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PostPosted: Wed Feb 15, 2012 4:38 pm 
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Joined: Fri May 03, 2002 10:33 am
Posts: 108
Location: Cheshire
I confess to not having had a great deal of exposure to off-the-shelf frameworks, but in all that I have worked with I am struck by the seemingly inherent inefficiencies of the code.

Take CodeIgniter for instance. The MVC framework demands that my controller decides essentially what parameters to pass to one of the database models; gets the results back from there and hands them off to one of multiple views for rendering.

So, every time it does this, which is for literally everything, an array of data is produced by looping through database results, and then passed to the view which then loops through the array. I understand that MVC is a standard approach to code design, but despite (or perhaps because of) my lack of formal training in the area, I see that as twice as inefficient as it needs to be.

Now, I've written systems which take a different approach to MVC, but essentially (in my head anyway) follow the basic ethos in keeping display away from logic. Pretty much every PHP page which displays data from a database has four basic display routines to run for each possible query: no_results, before_results, result_row and after_results.

So, I've specified these as an interface, for example, and all my result set views are based upon it, and override or inherit those methods. Basic example

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<?php
class directory implements view {
        function no_results(){
                ?>
                <p>No results found</p>
                <?php
        }

        function before_results($count){
                echo '<p>'.$count.' results found.</p>';
                echo '<table>';
        }

        function result_row($row){
                echo '<tr><td>'.$row['name'].'</td><td>'.$row['number'].'</td></tr>';
        }

        function after_results($count){
                ?>
                </table>
                <?php
        }


}
 


Then, the controller works out what parameters to pass to the database model and passes the view to it.

Syntax: [ Download ] [ Hide ]
<?php
$view = new directory();
query::people($view, $var1, $var2, $var3);

class query {
        function people(view $view, $var1=false, $var2=false){
                .. do query stuff ..

                if(!$num_rows){
                        $view->no_results();
                }
                else {
                        $view->before_results($num_rows);
                        while($row = mysqli_fetch_assoc($qry)){
                                $view->result_row($row);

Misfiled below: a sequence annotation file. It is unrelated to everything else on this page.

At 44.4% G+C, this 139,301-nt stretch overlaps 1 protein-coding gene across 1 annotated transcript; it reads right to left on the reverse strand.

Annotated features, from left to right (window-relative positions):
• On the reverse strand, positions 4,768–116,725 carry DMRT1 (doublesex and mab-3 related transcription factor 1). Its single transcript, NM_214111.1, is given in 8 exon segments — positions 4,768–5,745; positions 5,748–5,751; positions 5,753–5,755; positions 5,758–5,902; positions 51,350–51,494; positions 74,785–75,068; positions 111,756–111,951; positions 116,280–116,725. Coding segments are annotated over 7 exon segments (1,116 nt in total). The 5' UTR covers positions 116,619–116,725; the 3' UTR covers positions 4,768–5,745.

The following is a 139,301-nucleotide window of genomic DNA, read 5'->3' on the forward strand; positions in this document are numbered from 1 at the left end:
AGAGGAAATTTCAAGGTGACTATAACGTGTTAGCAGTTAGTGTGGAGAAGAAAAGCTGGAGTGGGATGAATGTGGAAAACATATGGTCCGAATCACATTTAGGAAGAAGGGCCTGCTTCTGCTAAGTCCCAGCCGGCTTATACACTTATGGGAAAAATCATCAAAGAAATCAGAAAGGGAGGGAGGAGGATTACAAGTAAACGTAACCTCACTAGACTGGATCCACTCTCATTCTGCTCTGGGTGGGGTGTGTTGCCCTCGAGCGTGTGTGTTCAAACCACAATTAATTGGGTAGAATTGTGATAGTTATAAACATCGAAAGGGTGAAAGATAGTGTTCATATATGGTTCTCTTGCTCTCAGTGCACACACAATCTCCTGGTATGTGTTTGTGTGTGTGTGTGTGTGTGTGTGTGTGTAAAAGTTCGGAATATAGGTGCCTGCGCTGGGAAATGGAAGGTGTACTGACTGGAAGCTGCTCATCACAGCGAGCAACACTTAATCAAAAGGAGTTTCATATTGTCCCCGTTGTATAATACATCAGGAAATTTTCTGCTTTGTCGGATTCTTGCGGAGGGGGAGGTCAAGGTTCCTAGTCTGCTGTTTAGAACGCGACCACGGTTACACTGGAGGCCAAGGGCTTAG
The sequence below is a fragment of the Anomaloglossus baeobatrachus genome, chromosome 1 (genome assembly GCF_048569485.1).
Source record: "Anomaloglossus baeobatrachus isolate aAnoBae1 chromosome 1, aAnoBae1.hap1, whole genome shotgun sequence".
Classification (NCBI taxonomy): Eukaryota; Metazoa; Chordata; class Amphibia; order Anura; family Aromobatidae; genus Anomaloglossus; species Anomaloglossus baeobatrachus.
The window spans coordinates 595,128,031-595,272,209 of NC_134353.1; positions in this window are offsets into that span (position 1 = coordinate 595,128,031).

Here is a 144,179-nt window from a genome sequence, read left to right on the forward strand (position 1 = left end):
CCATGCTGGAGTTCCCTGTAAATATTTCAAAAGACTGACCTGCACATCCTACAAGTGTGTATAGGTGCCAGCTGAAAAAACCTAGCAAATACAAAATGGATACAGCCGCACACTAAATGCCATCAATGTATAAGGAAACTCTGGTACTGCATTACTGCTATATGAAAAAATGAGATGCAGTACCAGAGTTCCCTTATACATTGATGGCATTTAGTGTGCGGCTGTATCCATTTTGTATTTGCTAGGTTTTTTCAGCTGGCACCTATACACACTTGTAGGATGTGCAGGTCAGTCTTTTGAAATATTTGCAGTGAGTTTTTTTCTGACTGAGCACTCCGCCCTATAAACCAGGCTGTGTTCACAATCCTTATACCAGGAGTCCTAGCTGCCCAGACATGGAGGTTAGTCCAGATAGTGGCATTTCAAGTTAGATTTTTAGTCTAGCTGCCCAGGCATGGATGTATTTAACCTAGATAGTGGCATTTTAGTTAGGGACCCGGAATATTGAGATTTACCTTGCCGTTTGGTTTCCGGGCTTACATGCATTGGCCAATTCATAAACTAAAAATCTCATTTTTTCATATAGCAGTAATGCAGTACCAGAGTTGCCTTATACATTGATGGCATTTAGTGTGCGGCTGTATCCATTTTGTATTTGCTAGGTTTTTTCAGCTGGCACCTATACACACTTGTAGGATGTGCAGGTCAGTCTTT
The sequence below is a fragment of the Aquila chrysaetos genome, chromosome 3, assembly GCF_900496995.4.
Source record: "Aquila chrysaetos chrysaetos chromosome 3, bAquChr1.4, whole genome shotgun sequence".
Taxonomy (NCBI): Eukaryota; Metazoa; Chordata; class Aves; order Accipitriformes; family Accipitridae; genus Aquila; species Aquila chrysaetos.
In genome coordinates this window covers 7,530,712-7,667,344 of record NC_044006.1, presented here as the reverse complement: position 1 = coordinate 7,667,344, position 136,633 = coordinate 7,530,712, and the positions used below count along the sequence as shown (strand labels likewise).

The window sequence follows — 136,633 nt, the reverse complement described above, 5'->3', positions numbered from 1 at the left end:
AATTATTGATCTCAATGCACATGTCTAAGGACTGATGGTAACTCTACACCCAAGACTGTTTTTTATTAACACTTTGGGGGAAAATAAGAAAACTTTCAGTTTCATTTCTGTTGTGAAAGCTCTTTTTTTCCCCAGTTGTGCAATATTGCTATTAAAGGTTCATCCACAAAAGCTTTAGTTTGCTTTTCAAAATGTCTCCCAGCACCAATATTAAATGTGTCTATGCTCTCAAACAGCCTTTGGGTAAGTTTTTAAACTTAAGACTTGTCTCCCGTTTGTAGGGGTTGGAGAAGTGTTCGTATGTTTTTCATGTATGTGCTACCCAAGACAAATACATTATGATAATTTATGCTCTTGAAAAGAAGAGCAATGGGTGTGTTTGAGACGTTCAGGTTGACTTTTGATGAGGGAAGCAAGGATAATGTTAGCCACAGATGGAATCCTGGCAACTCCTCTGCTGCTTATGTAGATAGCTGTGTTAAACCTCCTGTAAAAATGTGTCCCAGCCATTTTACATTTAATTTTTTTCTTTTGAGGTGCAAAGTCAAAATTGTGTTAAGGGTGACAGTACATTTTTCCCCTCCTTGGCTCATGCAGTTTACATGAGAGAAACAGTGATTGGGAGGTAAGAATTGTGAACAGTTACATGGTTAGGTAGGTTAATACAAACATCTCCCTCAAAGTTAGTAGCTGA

}
                        $view->after_results();
                }
        }
}
 


Obviously, there's stuff I'm missing out like pagination and query limits but that's the general gist. So, am I mental or is this a reasonable approach to take? I've not been exposed to anything similar. Is this more efficient. Opinions/evidence appreciated.

Cheers
Lee


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PostPosted: Wed Feb 15, 2012 6:26 pm 
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Joined: Sun Feb 12, 2012 11:33 pm
Posts: 24
I think you need to read more about the MVC pattern... i don't think you fully understand how MVC works nor CodeIgniter IMO.

You are telling that the Controller decides what parameters to pass to the model, well that is wrong, when you create a Model you are the one who define what parameters needs to be passed to the model, and in the controller, when you call the model, you are the one who pass those parameters, not the controller by itself...

And then you are the one who decides what to do with the data returned from the model...

There are plenty of PHP Frameworks, for example, i use Laravel for small projects, but CodeIgniter is my number 1 for larger projects, it is very simple to use, easy to understand and to code on...

But if you want something more modular, code it from Scratch, build your own Framework.


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PostPosted: Thu Feb 16, 2012 11:34 am 
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DevNet Master

Joined: Wed Feb 11, 2004 4:23 pm
Posts: 4872
Location: Palm beach, Florida
Copying a small string/array from the model to the view is a small amount of memory consumed. I'd be more concerned about the amount of time/resources for the framework to get from processing the http request, to dispatching my controller action. In Zend Framework for example this can be over half a second, which is a problem for some projects.


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PostPosted: Sun Mar 11, 2012 11:39 pm 
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Forum Newbie

Joined: Sat Mar 03, 2012 6:43 am
Posts: 19
I would agree with you that view layer must be separated from the controller layer. And more over that view layer has two branches the template branch and the view generator branch (that takes an object or a list of objects and produce a view segment) but … I couldn’t tell anybody that to say “hello ”.$name should use a template or a view generator class. It all has to do with what you are doing and how this affects the clearness of layers separation. Theory is great but when its apply is too strict and has nothing to do with real world applications be manipulated in practice, so theory has to take in consideration how things are done in order to be solid.


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